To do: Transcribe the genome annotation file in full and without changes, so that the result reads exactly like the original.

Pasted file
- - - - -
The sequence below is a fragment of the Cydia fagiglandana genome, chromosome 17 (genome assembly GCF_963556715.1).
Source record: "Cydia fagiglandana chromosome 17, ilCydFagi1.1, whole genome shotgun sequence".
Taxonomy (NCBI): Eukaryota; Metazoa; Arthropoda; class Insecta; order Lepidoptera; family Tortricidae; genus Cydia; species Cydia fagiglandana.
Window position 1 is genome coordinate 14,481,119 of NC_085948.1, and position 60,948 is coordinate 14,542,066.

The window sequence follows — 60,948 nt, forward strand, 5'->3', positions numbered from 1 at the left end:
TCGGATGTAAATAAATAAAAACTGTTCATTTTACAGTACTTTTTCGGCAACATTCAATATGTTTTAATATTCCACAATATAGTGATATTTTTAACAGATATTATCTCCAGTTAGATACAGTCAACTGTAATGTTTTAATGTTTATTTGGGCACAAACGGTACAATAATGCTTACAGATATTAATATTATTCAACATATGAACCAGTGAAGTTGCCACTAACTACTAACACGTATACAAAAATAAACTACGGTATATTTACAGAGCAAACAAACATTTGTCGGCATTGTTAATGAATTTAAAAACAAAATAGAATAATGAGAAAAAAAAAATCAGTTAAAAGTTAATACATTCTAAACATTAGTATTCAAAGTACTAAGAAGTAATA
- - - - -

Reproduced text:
The sequence below is a fragment of the Cydia fagiglandana genome, chromosome 17 (genome assembly GCF_963556715.1).
Source record: "Cydia fagiglandana chromosome 17, ilCydFagi1.1, whole genome shotgun sequence".
Taxonomy (NCBI): Eukaryota; Metazoa; Arthropoda; class Insecta; order Lepidoptera; family Tortricidae; genus Cydia; species Cydia fagiglandana.
Window position 1 is genome coordinate 14,481,119 of NC_085948.1, and position 60,948 is coordinate 14,542,066.

The window sequence follows — 60,948 nt, forward strand, 5'->3', positions numbered from 1 at the left end:
TCGGATGTAAATAAATAAAAACTGTTCATTTTACAGTACTTTTTCGGCAACATTCAATATGTTTTAATATTCCACAATATAGTGATATTTTTAACAGATATTATCTCCAGTTAGATACAGTCAACTGTAATGTTTTAATGTTTATTTGGGCACAAACGGTACAATAATGCTTACAGATATTAATATTATTCAACATATGAACCAGTGAAGTTGCCACTAACTACTAACACGTATACAAAAATAAACTACGGTATATTTACAGAGCAAACAAACATTTGTCGGCATTGTTAATGAATTTAAAAACAAAATAGAATAATGAGAAAAAAAAAATCAGTTAAAAGTTAATACATTCTAAACATTAGTATTCAAAGTACTAAGAAGTAATA